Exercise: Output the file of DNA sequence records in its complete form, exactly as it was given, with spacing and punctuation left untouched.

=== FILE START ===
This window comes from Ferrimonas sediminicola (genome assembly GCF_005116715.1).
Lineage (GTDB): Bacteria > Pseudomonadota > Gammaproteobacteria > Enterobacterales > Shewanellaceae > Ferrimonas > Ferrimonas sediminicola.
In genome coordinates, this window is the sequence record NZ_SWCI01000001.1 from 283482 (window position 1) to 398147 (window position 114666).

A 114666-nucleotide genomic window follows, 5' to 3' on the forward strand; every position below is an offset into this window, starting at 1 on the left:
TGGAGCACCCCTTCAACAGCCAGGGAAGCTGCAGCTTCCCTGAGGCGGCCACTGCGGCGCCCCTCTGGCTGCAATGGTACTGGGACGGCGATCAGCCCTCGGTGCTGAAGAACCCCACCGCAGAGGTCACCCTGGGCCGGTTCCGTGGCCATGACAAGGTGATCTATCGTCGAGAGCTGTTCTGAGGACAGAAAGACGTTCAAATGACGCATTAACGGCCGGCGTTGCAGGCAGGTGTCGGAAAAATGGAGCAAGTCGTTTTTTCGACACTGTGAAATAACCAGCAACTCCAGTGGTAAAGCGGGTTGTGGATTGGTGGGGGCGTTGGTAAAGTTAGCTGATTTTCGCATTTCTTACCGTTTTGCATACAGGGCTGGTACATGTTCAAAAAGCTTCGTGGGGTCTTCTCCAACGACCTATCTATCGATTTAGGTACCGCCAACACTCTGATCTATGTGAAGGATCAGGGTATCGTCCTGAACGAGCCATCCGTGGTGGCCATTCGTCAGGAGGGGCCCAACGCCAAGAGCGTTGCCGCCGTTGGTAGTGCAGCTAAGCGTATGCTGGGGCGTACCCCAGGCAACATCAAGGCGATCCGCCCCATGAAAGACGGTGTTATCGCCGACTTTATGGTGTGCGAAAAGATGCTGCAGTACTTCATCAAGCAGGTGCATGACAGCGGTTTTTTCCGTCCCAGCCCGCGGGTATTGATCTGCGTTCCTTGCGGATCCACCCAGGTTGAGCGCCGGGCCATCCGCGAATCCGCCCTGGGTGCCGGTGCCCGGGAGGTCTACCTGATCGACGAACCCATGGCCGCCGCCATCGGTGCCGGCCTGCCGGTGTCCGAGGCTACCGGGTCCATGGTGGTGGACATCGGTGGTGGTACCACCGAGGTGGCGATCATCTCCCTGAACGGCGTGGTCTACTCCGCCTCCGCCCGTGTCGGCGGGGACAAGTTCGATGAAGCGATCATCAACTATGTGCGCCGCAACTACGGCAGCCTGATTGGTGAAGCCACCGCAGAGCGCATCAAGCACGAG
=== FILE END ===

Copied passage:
This window comes from Ferrimonas sediminicola (genome assembly GCF_005116715.1).
Lineage (GTDB): Bacteria > Pseudomonadota > Gammaproteobacteria > Enterobacterales > Shewanellaceae > Ferrimonas > Ferrimonas sediminicola.
In genome coordinates, this window is the sequence record NZ_SWCI01000001.1 from 283482 (window position 1) to 398147 (window position 114666).

A 114666-nucleotide genomic window follows, 5' to 3' on the forward strand; every position below is an offset into this window, starting at 1 on the left:
TGGAGCACCCCTTCAACAGCCAGGGAAGCTGCAGCTTCCCTGAGGCGGCCACTGCGGCGCCCCTCTGGCTGCAATGGTACTGGGACGGCGATCAGCCCTCGGTGCTGAAGAACCCCACCGCAGAGGTCACCCTGGGCCGGTTCCGTGGCCATGACAAGGTGATCTATCGTCGAGAGCTGTTCTGAGGACAGAAAGACGTTCAAATGACGCATTAACGGCCGGCGTTGCAGGCAGGTGTCGGAAAAATGGAGCAAGTCGTTTTTTCGACACTGTGAAATAACCAGCAACTCCAGTGGTAAAGCGGGTTGTGGATTGGTGGGGGCGTTGGTAAAGTTAGCTGATTTTCGCATTTCTTACCGTTTTGCATACAGGGCTGGTACATGTTCAAAAAGCTTCGTGGGGTCTTCTCCAACGACCTATCTATCGATTTAGGTACCGCCAACACTCTGATCTATGTGAAGGATCAGGGTATCGTCCTGAACGAGCCATCCGTGGTGGCCATTCGTCAGGAGGGGCCCAACGCCAAGAGCGTTGCCGCCGTTGGTAGTGCAGCTAAGCGTATGCTGGGGCGTACCCCAGGCAACATCAAGGCGATCCGCCCCATGAAAGACGGTGTTATCGCCGACTTTATGGTGTGCGAAAAGATGCTGCAGTACTTCATCAAGCAGGTGCATGACAGCGGTTTTTTCCGTCCCAGCCCGCGGGTATTGATCTGCGTTCCTTGCGGATCCACCCAGGTTGAGCGCCGGGCCATCCGCGAATCCGCCCTGGGTGCCGGTGCCCGGGAGGTCTACCTGATCGACGAACCCATGGCCGCCGCCATCGGTGCCGGCCTGCCGGTGTCCGAGGCTACCGGGTCCATGGTGGTGGACATCGGTGGTGGTACCACCGAGGTGGCGATCATCTCCCTGAACGGCGTGGTCTACTCCGCCTCCGCCCGTGTCGGCGGGGACAAGTTCGATGAAGCGATCATCAACTATGTGCGCCGCAACTACGGCAGCCTGATTGGTGAAGCCACCGCAGAGCGCATCAAGCACGAG